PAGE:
It starts out with God's call to Jonah. Not a general call. A specific call to Jonah. "Hello, Jonah, I want you to go to the city of Ninevah and straighten them out. Tell them to turn back to me or I'm going to wipe them out. I've had enough." Pretty simple. So what does Jonah do? Jonah boards a ship and sets sail in the exact opposite direction. Why? We learn later that Jonah doesn't like the people of Ninevah. Having God destroy the people of Ninevah has been at the top of Jonah's prayer list for some time now. For God to ask Jonah to save Ninevah would be like God asking Ken Starr to save Bill Clinton. He does not want to do this.

Now you would think that God would go to His little black book, put a big red X next to Jonah's name, and call somebody else to get the job done. You would expect that Jonah would then be un-called, both now and in the future, if he managed to have a future and to escape with his life, and that that calling would shift to somebody else. But it doesn't. If you'll pardon a fishing metaphor, Jonah is not off the hook. God follows after Jonah, sends a storm that threatens the ship, gets Jonah thrown overboard and swallowed by a giant fish, where he gets to think over his situation in the lovely atmosphere of a fish's gastric juices. After three days, even the fish finds Jonah repulsive and throws him up on the shore.

Now imagine that you're Jonah. Imagine what you feel like. Imagine what you smell like, as you lie in this disgusting mess on the beach. And what is the first thing that you hear, once you're out of this fish? God again. "Hello, Jonah, I want you to go to the city of Ninevah and straighten them out." Probably Jonah's first response here was censored. But with the memory of fish innards still very fresh, he decides this time maybe it's the better part of valor to go to Ninevah. He does what God asks and he calls for Ninevah to repent. They do, and the city is saved. Does Jonah rejoice? No. Jonah gets so mad at God that he wants to die. Because he still hates the people of Ninevah and comes back to God and says, "I told you that's what they'd do. That's why I didn't want to go there in the first place." He didn't want them to listen. He wanted them to remain opposed to God so God would wipe them out.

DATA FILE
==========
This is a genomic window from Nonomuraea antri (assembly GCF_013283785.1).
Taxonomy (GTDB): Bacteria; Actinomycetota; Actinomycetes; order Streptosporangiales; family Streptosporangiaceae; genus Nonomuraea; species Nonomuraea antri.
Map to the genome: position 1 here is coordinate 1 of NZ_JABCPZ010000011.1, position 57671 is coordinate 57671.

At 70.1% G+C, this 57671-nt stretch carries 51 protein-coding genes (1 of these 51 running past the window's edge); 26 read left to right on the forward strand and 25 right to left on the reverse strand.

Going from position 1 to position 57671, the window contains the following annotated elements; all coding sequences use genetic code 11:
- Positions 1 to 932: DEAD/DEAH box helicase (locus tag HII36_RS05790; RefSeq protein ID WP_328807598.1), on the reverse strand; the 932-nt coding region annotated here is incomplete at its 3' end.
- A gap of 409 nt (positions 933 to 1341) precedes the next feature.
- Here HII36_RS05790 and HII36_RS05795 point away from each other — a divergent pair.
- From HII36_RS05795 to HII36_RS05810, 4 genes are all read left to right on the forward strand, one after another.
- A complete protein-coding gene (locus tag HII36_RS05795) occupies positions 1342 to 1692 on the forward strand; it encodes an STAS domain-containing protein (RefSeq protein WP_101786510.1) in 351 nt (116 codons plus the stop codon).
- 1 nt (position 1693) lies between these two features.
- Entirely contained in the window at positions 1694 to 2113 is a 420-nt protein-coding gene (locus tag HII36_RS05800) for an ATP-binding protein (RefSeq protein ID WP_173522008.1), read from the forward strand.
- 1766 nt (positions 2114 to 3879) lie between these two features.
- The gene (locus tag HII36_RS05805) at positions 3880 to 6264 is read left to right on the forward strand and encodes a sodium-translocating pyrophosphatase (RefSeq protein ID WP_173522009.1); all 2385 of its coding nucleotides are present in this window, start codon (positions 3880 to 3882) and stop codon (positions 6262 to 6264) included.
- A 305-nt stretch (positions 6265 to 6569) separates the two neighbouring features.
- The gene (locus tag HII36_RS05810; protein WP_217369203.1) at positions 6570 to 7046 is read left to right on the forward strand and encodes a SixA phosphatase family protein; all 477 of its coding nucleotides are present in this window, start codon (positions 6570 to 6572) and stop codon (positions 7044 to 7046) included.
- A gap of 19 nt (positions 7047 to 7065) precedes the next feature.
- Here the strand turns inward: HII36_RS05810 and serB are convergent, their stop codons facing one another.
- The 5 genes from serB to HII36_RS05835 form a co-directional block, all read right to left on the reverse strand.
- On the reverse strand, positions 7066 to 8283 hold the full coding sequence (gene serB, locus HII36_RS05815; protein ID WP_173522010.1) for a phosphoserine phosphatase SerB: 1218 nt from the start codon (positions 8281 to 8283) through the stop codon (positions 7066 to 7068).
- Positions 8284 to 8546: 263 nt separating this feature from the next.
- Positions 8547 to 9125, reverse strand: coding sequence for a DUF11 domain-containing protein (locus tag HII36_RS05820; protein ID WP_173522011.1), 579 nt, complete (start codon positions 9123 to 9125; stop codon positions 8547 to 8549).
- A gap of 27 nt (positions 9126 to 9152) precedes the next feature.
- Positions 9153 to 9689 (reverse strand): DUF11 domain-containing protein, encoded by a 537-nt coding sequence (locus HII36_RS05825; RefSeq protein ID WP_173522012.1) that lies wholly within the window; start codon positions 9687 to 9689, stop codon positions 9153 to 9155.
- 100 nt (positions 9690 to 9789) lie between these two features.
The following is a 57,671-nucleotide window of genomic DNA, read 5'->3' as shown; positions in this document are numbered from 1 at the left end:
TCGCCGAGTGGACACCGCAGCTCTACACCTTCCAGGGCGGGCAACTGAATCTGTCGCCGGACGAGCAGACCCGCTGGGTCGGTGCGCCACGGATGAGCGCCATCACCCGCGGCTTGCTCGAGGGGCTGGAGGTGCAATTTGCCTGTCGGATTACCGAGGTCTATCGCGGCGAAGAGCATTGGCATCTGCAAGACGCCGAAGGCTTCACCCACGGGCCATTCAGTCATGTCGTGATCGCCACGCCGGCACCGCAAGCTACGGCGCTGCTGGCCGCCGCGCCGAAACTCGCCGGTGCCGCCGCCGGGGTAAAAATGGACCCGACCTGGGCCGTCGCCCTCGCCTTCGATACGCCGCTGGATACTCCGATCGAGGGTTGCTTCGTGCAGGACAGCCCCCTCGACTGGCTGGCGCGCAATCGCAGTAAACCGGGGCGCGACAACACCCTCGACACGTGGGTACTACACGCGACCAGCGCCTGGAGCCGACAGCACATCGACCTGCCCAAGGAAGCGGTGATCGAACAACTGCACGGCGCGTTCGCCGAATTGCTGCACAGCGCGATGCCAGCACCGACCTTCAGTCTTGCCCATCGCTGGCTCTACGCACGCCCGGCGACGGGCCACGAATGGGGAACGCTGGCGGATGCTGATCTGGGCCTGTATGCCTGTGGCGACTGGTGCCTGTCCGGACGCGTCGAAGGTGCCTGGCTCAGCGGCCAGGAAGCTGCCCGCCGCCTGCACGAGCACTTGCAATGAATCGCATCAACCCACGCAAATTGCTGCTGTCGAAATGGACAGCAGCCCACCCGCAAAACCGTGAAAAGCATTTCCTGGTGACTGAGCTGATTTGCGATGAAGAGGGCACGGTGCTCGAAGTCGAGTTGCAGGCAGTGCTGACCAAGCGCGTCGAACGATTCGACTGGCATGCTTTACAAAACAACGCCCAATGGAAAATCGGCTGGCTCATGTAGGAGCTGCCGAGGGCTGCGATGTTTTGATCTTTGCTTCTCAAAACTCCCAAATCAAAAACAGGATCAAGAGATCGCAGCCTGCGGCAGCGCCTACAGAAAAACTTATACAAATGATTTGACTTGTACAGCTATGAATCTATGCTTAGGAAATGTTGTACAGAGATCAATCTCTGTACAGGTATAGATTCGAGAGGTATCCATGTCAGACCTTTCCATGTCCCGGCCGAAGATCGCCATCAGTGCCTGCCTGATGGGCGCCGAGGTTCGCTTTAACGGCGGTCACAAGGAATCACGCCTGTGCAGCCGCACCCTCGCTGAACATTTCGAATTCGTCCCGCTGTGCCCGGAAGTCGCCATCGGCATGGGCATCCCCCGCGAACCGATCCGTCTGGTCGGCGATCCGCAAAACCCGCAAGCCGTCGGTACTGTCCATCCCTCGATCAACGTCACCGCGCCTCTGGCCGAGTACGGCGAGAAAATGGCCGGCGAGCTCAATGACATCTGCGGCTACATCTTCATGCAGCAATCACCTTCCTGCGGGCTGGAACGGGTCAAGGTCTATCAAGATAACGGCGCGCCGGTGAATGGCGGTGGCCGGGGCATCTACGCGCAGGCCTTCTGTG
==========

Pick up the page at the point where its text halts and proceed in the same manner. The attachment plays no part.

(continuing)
The next time God finds Jonah, he's in a funk because Ninevah got saved. Now surely you would think that Jonah's going to get fired. Who can possibly make use of this guy? He's rebellious, he has a bad attitude, and he could undermine the whole company. He objects to the company's mission statement and it should be the unemployment line for him. But God was the one who called, and God takes the time to teach Jonah why the people of Ninevah are important. God is patient with Jonah, and Jonah's calling is never revoked.

In the face of the story of Jonah, I hope you can see how useless are our objections to the call of God. We can go in the opposite direction if we want to. But at some point life is finally going to throw us back up on the shore, back where we started, and then we'll hear that the call has never gone away. It's still there waiting for us. We haven't escaped it after all. And if somehow we think that we're too useless or worthless to be used by God, we'll find out that God uses us anyway, despite ourselves. Jonah could have done what he did with joy or he could do it being miserable. The choice was up to him. But God used him either way.

God is calling you by name. Can you hear it? Will you hear it? It's the call that will change your life. It won't go away. If the line is busy, God will call back. If the phone is busy God will try the door or email. Have you ever really answered? Have you ever finally stopped and said, "Speak Lord, for your servant is listening?" Don't wait until you've been thrown overboard and swallowed by a fish. Answer now. Answer yes.


(c) 2000, Anne Robertson